Certain Employers May Be Eligible for a Tax Credit for Providing Paid Adoption Leave

Beginning on Jan. 1, 2023, certain Michigan employers who voluntarily provide paid adoption leave to employees may claim a tax credit, of up to $4,000 per qualified employee.

Who is a qualified employer?

According to House Bill 6070, recently signed into law by Governor Whitmer, a qualified employer is one that provides at least two weeks of paid adoption leave for full- and part-time employees. In addition, the employer must have a written policy offering adoption leave that satisfies the following:

  • The policy provides at least two weeks of paid adoption leave for each full-time qualifying employee and a proportionate amount of adoption leave for each part-time qualifying employee; and
  • The rate of payment for adoption leave is at least 50 percent of the wage normally paid to that same employee for services performed for the employee.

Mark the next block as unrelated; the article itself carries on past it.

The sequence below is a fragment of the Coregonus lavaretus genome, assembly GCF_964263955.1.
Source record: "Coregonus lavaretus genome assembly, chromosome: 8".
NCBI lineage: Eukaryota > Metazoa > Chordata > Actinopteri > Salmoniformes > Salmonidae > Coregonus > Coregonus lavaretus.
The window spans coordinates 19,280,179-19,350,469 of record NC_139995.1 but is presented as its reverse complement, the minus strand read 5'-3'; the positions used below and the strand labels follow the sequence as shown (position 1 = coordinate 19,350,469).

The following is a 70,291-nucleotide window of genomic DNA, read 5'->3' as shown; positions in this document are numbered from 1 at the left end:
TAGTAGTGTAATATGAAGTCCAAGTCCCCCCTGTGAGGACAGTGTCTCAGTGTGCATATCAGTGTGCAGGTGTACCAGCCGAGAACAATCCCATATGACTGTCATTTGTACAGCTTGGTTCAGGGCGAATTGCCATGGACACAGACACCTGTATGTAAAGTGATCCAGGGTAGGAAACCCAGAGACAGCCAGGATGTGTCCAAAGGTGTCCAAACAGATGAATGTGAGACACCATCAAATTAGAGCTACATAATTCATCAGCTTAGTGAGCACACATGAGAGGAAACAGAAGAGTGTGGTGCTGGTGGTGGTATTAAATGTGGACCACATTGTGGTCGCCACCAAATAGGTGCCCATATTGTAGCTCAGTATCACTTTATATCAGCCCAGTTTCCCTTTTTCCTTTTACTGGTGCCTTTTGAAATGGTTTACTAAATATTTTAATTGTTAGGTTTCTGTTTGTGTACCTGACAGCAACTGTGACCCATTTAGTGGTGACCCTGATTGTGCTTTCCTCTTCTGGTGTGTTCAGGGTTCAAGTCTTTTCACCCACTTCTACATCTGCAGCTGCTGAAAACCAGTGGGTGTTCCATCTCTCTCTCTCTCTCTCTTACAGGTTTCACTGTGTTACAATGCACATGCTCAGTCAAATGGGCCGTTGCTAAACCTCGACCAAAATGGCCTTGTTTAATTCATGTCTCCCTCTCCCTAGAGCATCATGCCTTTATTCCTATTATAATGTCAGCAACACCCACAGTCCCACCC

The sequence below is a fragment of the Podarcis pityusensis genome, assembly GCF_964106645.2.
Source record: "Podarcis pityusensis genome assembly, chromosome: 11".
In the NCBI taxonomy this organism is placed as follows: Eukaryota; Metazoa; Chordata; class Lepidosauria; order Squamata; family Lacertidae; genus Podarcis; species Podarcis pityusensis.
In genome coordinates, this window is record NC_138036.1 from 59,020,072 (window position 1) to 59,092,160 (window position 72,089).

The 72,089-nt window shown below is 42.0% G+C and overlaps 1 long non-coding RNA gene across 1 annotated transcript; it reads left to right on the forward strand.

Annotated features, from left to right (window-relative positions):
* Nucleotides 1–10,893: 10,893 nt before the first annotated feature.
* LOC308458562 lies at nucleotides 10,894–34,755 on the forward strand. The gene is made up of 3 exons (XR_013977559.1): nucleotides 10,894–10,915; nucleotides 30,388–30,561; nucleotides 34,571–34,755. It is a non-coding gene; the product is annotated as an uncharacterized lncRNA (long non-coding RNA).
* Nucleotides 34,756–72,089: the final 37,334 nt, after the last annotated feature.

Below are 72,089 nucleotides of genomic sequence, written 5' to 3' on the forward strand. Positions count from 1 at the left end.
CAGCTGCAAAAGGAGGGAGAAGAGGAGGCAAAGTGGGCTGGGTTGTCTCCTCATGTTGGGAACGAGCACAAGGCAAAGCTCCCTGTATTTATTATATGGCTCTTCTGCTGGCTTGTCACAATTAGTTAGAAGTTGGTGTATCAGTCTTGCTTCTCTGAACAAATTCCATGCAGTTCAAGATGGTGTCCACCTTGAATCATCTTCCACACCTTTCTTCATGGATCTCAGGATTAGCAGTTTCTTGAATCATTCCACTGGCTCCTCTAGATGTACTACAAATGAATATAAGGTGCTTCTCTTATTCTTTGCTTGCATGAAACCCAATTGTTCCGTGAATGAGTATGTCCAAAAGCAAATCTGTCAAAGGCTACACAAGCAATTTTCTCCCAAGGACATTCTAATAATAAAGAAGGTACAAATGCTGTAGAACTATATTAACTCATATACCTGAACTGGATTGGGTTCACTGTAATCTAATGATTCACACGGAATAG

Who is a qualified employee?

In general, an employee is qualified when he or she has been employed for at least one year. Additional rules apply under the law.

What is adoption leave?

Adoption leave is a period of absence related to an adoption of a child by the employee to provide time for bonding and adjustments immediately after the placement of that child with the employee.

How much is the qualified employer able to claim per qualified worker?

A qualified employer that voluntarily provides paid adoption leave to its employees may claim a tax credit in an amount equal to 50% of the employee’s wages paid during the tax year in which he or she is on leave, or $4,000 per qualified employee, whichever is less.

House Bill 6070 is part of a greater bill package created to increase protections for foster youth and remove barriers for families interested in adopting or fostering a child.

Help is available

The attorneys at O’Reilly Rancilio are available to answer your questions regarding the new law. For more information, please call 586-726-1000 or visit our website.

Categories: Business, Family Law